2.21 Where the judgment debtor is a company, an insolvency search can be carried out at the Central Registry of Administration and Winding Up Petitions at the Companies Court in London. The search will reveal any petition or orders for the winding up of the company made in England and Wales. However, in the case of companies in administration, only administrations in the High Court in London will be revealed.
2.22 The Central Registry can be searched by either personal attendance at Companies Court Central Office or by telephone. Telephone searches are free of charge for up to three company names. Contact details for the Companies Court Central Registry are provided in Appendix 1.
2.23 The Central Registry only maintains records of compulsory winding up petitions or orders. To find out whether a company has commenced a voluntary winding up, a search should be made at Companies House (see para 2.29).
2.24 Where there are doubts about a judgment debtor's solvency, it may also be worth making a search of the Register of Judgments, Fines and Orders. This contains details of all High Court and County Court judgments in England and Wales. It will therefore provide information about other creditors of the judgment debtor and may serve as an early warning signal that further pursuit of a judgment debtor is unlikely to be worthwhile. The Register of Judgments, Fines and Orders is maintained by Registry Trust Ltd. The information held in the register is public.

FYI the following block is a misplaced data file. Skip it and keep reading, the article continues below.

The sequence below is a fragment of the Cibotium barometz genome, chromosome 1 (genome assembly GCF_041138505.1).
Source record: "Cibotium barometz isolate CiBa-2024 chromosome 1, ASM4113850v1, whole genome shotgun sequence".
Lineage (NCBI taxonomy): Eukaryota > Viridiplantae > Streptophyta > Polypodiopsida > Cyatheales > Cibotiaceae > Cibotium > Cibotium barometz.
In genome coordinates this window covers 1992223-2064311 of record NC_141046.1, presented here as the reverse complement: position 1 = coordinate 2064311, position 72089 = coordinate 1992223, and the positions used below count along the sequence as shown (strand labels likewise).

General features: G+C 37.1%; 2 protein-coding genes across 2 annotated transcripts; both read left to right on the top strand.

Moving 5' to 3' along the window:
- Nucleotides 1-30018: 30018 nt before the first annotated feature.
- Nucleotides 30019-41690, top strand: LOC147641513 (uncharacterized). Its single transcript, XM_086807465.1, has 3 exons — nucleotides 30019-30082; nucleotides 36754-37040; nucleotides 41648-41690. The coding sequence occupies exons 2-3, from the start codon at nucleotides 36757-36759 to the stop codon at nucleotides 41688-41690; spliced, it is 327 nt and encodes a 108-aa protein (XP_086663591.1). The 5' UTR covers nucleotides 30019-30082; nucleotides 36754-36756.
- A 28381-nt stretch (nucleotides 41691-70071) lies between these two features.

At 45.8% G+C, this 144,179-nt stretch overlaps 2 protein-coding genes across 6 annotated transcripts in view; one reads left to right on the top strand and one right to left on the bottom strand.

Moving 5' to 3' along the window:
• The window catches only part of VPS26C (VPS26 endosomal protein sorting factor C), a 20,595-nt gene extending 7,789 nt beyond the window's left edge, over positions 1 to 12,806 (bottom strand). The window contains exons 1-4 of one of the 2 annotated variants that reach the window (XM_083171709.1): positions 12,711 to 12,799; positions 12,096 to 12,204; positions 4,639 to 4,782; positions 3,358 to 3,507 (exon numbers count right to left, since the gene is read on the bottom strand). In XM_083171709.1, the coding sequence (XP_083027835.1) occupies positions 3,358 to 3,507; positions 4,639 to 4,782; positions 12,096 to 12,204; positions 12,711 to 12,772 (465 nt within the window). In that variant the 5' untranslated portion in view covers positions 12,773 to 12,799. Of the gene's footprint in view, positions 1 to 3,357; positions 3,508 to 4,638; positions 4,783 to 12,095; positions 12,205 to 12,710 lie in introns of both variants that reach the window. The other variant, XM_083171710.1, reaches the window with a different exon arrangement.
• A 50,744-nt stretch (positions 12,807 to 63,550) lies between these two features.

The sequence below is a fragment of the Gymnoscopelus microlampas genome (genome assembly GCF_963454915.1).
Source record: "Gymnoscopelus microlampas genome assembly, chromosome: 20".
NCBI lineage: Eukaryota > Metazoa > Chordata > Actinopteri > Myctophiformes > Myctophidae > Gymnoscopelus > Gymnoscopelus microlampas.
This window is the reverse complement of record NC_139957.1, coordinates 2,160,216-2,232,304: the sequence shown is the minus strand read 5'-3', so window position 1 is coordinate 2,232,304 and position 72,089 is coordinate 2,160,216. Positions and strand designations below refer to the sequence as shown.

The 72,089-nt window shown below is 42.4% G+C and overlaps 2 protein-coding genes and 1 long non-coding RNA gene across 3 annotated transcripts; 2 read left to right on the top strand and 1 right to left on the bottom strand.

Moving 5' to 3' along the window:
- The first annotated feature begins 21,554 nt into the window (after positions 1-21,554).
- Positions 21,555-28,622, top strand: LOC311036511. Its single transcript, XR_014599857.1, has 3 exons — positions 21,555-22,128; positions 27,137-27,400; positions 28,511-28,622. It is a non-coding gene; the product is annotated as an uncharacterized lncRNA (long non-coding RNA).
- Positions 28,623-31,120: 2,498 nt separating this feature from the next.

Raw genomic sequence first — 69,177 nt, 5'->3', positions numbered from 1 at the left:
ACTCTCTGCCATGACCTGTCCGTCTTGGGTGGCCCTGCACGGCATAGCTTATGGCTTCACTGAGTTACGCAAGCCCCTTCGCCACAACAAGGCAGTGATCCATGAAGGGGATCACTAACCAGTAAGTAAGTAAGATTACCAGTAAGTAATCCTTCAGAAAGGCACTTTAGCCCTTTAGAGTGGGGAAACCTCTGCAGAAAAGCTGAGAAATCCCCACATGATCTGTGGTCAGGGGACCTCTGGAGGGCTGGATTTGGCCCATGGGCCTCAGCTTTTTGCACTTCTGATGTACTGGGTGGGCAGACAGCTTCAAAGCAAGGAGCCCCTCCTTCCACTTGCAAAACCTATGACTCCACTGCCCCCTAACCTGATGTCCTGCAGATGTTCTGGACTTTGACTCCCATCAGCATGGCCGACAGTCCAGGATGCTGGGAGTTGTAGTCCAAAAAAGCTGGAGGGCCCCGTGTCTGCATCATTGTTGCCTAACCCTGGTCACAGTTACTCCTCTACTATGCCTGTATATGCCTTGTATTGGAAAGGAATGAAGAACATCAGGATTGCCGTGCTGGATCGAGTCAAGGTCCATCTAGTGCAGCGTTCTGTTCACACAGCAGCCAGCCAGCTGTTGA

2.25 The information held on the register comprises the judgment debtor's name and address, the amount of the judgment (including costs), the court which entered the judgment, and the case number. Entries are kept on the register for a period of six years from the date of the judgment before they are cancelled. Claims satisfied within one calendar month of the judgment being entered can be removed from the register. If the judgment debtor satisfies the judgment after one calendar month, the entry will remain on the register for six years (although the judgment debtor can apply for a note to be made on the register denoting the satisfaction of the judgment).